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The KPAC Blog features classical music news, reviews, and analysis from South Texas and around the world. Scroll down for feature writings about the music played on air as well as other interviews and essays about classical music. To listen to KPAC 88.3 FM, simply open the player in the gray ribbon at the top of this page and choose KPAC: Classical Music.NOW PLAYING on KPAC 88.3 FM:00000174-b11b-ddc3-a1fc-bfdbb1b20000

These Symphony Soloists Aren't Much Older Than Their Audience

When the San Antonio Symphony was deciding what would be the perfect piece of music to share with school children for an upcoming Young People's Concert, Camille Saint-Saens’ Carnival of the Animals, with its picturesque melodies, was a natural choice. And when they went looking for piano soloists, the orchestra chose two players not much older than the audience they’d be performing for, Rhiannon Bishop and Helen Nebeker, both high school students, and accomplished pianists.

“This is something that 7-year-old me would be really excited about,” said Helen Nebeker. “I really liked all the different sounds, and animals.”

Nebeker and Bishop have known each other for several years as fellow students at Musical Arts Center of San Antonio. Formerly competitors, they’re working together for this duo piece.

“We get along really well together,” says Bishop. “I think that definitely we were a perfect fit.”

The two students have been working for months on perfecting the dynamics and intricate details of the music, but things change once you’re in a big space like the Tobin Center. At a rehearsal on Tuesday morning, both conductor Akiko Fujimoto and their instructor, Kenneth Thompson, kept telling them to play louder.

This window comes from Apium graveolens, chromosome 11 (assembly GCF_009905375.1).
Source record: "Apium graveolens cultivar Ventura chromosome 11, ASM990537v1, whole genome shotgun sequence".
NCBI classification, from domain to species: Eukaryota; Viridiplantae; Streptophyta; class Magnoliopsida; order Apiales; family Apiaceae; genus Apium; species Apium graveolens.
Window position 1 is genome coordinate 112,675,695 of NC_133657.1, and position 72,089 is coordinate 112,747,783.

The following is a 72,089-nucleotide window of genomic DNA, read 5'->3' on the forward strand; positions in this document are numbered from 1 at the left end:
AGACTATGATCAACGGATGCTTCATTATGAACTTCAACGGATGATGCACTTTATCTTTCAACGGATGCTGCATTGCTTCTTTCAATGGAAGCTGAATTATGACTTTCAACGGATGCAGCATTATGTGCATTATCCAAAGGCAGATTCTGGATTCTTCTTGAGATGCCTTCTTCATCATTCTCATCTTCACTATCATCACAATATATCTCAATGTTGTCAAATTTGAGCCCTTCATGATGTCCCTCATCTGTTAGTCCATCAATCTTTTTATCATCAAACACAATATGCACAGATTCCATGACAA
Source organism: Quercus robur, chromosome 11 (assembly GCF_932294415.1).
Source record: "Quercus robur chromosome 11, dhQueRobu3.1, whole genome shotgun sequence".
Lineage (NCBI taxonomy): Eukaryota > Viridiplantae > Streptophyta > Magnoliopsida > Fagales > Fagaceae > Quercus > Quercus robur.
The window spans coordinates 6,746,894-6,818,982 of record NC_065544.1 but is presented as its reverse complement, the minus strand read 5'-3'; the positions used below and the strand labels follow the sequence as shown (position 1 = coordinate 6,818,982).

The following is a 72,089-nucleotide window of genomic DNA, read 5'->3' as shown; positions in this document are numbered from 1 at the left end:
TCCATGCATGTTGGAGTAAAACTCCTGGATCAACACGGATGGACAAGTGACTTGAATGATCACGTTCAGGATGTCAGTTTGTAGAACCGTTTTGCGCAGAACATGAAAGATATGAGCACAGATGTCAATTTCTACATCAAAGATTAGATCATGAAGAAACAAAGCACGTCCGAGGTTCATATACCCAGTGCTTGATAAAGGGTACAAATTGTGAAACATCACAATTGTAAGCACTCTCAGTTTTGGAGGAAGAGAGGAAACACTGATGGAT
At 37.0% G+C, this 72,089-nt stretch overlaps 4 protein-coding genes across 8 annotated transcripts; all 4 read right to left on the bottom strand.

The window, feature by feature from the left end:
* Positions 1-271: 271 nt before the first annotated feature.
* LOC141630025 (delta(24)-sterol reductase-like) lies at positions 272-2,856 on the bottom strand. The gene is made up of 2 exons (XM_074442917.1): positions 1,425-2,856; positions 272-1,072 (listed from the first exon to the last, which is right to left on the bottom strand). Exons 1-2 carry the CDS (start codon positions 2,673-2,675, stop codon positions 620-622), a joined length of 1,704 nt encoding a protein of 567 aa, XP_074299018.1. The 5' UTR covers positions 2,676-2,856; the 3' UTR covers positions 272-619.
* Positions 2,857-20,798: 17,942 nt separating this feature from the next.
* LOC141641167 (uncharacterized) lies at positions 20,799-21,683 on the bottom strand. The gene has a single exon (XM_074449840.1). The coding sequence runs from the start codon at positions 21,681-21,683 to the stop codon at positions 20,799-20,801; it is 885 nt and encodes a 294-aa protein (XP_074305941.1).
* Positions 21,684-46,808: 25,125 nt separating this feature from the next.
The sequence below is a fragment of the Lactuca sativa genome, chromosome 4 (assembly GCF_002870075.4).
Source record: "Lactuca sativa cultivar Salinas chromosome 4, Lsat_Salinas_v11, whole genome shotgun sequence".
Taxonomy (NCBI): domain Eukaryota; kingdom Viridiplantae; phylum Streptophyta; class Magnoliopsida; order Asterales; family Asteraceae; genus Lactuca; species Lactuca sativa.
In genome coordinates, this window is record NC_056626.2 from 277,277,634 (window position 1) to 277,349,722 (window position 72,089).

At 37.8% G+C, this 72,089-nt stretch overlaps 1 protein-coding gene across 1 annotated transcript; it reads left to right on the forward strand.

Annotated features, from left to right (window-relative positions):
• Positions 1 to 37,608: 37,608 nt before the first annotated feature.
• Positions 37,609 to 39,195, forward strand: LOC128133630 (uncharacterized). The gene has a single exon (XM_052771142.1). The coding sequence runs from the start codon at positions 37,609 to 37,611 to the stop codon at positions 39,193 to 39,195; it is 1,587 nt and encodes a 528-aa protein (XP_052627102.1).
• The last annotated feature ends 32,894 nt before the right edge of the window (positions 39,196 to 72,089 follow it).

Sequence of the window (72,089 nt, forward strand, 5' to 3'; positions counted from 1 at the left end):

“All [that training] has to be not thrown away, but just put on the back burner, to project… and not be drowned out by the orchestra,” explains Nebeker.

 

Even though that Tuesday morning rehearsal was the only chance they have to get it right with the orchestra before next week’s performances, both Bishop and Nebeker say their training has prepared them. It can still be stressful, but … could it possibly be dangerous, as well? Rhiannon Bishop holds up a bandaged finger, explaining she ripped the skin off doing a glissando.

Suffering for their art aside, both Bishop and Nebeker have post-graduation plans already. Bishop says she’d like to be teaching at a university or conservatory in the future, and Nebeker will double-major in music and filmmaking.

Both of them will continue to inspire young players and classical music fans at the San Antonio Symphony’s Young People’s Concert Series. 

Watch the video above, edited by TPR Intern Lennon Maldonado, to see and hear Rhiannon Bishop and Helen Nebeker.